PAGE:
Among the many types of bullying is cyberbullying. One of the most covert ways to bully someone in modern society is by doing it online. No one can see what’s happening because it’s all under the surface. Cyberbullying is partly dangerous because of its potential to go unnoticed or not be taken seriously because of people who say that it’s “just the internet.” The truth is that since the internet is a big part of our lives these days, it’s not “just the internet.” Cyberbullying can harm people in very real ways. It can also cross over to in-person bullying. Someone might defame you online or bully you via social media. You could get an influx of spam or threatening emails. Remember that if this is happening, you can document what’s going on. Take screenshots and keep everything to prove the bullying and show the documentation to someone who has the authority to do something about it.

Types Of Bullying

There are many types of bullying, including the one just discussed. It’s crucial to understand these types to know if any of them are happening to you or someone you love. Bullying isn’t always name-calling or physical harassment. It can be done online or in a relationship.

  • Physical bullying includes any physical interaction, whether that’s being hit or pushed, harassed, or publicly humiliated.
  • Verbal bullying is when someone teases, insults, or verbally abuses you.
  • Cyberbullying is when someone uses technology to hurt others.
  • Relationship bullying happens when someone bullies their partner in a romantic relationship. It can take place in various ways, whether it’s name-calling, spreading lies about you to your friends and family, stonewalling, gaslighting, or abusing* you in any other manner.
  • Workplace bullying occurs in the workplace specifically but can be present in multiple ways.

*Abuse is never acceptable, whether it is verbal, physical, or of another form. Please contact the National Domestic Violence Hotline at 1-800-799-SAFE (7233) or visit the National Domestic Violence Hotline website at if you or someone you know is affected by abuse.

Workplace Bullying

As stated previously, bullying doesn’t just occur at school or among children. Adults are bullied, too. One place that we see bullying is at work. Workplace bullying is real, and people can be bullied in the workplace in a variety of ways. One common way this presents is when people in positions of power attempt to dominate coworkers and make them feel that they have no choice but to do what they say. You don’t have to tolerate workplace bullying. You can report the behavior to a supervisor or someone in the HR department. If your bully is a supervisor, you can still stand up for yourself and tell the HR department or involve the law if necessary. You won’t have to leave your job to stop the bullying in some cases, but it’s essential to advocate for yourself. Coming forward about bullying in the workplace could help future employees avoid getting bullied by an individual, so it’s important to make the issue known. With privilege that impacts the ability to do so in mind, changing jobs may be the best option for some individuals who can, especially if the bullying is severe or if the work environment is toxic or hostile overall.

Finding Support

The impacts of bullying, mental health-related and otherwise, are very real, and they can be lasting in some cases. Studies show that those who undergo experience bullying are more likely to face:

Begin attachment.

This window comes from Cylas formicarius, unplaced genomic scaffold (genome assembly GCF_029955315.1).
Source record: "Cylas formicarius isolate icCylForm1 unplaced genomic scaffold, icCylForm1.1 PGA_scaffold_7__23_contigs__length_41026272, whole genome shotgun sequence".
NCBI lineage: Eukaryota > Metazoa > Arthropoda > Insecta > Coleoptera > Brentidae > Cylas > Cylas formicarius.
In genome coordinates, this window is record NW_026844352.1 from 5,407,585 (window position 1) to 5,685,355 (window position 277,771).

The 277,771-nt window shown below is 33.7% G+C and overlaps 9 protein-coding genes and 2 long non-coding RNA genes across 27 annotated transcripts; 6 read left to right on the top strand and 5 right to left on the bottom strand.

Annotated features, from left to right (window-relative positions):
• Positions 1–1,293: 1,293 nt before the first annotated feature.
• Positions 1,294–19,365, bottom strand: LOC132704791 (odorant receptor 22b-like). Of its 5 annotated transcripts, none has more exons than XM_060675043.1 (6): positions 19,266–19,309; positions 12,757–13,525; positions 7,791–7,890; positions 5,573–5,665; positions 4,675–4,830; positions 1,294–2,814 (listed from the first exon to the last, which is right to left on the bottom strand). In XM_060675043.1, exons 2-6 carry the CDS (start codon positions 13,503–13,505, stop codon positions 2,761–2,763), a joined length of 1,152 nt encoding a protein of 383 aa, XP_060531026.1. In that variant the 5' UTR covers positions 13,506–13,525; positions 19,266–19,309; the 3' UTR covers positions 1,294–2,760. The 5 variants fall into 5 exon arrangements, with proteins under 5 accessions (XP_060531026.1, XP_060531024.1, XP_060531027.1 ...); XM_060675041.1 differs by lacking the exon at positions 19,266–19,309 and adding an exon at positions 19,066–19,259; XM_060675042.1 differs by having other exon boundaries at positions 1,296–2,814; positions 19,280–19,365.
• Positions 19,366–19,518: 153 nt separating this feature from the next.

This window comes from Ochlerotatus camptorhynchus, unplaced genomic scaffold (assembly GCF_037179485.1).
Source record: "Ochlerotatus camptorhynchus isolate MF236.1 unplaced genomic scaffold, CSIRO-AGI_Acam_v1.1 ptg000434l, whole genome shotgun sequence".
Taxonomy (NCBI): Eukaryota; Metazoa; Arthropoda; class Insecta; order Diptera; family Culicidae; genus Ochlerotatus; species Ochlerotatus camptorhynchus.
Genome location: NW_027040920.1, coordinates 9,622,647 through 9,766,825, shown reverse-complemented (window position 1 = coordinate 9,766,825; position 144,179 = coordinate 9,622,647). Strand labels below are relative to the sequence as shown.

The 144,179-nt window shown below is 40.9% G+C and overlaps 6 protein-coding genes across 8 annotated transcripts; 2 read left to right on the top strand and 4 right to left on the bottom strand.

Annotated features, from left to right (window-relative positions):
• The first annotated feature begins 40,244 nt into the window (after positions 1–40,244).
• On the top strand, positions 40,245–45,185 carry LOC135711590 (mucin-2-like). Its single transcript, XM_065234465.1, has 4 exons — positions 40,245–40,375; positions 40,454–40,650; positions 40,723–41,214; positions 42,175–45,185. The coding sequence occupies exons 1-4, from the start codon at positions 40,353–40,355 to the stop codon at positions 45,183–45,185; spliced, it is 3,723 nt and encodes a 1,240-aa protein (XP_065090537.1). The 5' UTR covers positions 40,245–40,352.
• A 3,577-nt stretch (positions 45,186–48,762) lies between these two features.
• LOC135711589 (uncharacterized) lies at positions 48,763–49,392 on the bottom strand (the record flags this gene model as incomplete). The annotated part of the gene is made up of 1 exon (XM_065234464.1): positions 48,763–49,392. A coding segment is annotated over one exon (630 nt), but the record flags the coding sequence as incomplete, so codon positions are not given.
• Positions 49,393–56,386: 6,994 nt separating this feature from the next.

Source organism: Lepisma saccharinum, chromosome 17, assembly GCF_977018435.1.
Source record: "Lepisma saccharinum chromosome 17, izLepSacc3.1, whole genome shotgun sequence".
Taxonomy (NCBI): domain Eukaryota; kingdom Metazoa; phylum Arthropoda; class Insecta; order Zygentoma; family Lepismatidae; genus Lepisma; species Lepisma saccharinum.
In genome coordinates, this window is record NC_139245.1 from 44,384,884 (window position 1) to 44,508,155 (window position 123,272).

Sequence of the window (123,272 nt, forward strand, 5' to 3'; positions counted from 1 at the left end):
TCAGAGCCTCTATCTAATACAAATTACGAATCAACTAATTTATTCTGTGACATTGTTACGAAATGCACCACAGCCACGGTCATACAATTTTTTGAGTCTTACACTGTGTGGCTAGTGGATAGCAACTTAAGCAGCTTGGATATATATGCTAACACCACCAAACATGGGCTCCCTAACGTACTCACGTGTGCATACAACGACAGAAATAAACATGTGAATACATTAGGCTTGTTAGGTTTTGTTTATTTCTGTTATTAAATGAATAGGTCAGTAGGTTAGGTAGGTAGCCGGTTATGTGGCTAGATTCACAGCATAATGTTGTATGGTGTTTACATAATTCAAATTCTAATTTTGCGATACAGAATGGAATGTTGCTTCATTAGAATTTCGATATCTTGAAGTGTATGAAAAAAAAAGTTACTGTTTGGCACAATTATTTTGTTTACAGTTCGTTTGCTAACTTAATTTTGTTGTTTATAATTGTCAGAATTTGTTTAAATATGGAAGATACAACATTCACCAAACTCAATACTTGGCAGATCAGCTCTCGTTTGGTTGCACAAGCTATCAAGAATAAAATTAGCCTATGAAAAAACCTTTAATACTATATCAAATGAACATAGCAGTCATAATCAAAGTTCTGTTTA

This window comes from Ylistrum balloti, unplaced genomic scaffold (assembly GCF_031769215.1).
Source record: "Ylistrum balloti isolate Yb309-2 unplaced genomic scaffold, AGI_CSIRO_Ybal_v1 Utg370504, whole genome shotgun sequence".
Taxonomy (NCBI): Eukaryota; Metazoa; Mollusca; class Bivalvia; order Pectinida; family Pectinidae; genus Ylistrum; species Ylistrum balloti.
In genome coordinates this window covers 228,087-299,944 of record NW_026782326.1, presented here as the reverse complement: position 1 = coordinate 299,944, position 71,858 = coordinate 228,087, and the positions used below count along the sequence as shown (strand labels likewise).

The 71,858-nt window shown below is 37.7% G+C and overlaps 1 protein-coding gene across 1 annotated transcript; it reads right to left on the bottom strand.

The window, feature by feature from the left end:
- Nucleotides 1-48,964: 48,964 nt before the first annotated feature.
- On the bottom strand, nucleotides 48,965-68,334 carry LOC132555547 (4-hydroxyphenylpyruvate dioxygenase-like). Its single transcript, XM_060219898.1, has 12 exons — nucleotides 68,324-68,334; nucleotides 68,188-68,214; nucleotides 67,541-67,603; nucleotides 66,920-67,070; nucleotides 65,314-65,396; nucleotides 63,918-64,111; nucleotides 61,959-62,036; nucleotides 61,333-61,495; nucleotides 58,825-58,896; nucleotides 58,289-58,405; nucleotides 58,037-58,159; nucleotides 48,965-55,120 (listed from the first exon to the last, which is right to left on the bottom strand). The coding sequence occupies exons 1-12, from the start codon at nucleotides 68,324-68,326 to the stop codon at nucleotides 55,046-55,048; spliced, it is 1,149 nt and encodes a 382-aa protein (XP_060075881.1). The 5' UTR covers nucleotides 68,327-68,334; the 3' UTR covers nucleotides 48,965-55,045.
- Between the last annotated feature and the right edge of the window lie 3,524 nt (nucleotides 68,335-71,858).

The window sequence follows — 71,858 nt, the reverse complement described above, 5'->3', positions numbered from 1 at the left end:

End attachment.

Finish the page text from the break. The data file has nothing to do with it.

• Sleep problems
  • Depression
  • Anxiety
  • Feelings of loneliness
  • Difficulty with self-esteem
  • Trouble concentrating
  • Lower productivity at work or school

Bullying Can Have Long-Lasting Effects

Getting support in the form of a therapist or counselor can help you find ways to approach or combat bullying effectively when it happens. It can help you address the possible consequences of bullying, such as those listed above.

There is also the other side of the coin: you may have bullied someone yourself. If this is the case, there may be an underlying concern addressed and worked through in therapy. Therapy is a private space, which means that you can talk about concerns like bullying.

Therapy is not a replacement for immediate assistance or crisis care. If you need immediate support, please contact the National Suicide Prevention Lifeline at 1-800-273-TALK (8255) or reach the Crisis Text Line by texting “HOME” to 741741.

How BetterHelp Can Support You

Online therapy is an excellent place to discuss bullying and open up about what you’re going through rather than keeping those emotions inside. The online counselors at BetterHelp care about your experiences and have the expertise to help you navigate through your emotions while offering strategies to deal with the situation.  All of the professionals on the BetterHelp platform are licensed, mental health providers. Online therapy often provides an avenue to start seeing a therapist faster, allowing you to get the support you need now rather than later.

Whether you see someone through an online counseling platform or face-to-face, be proud of yourself for taking this step.

Below are a couple of counselor reviews from people experiencing similar issues.

Counselor Reviews

“Liz has been great! She is super easy to talk to, understanding, and non-judgmental. She is very receptive to my individual needs, super open to feedback, and I feel very safe and in good hands with her guidance. I am looking forward to continuing my work with her to achieve my goals!”

“Dr. Arnott is of fine expertise. She takes the time to listen and is always ready to give feedback when necessary. I feel she goes above and beyond to make sure you understand things, have proper info etc. And always cares about my well-being.”

Helpful mental health resources delivered to your inbox
For Additional Help & Support With Your Concerns
Speak with a Licensed Therapist
The information on this page is not intended to be a substitution for diagnosis, treatment, or informed professional advice. You should not take any action or avoid taking any action without consulting with a qualified mental health professional. For more information, please read our terms of use.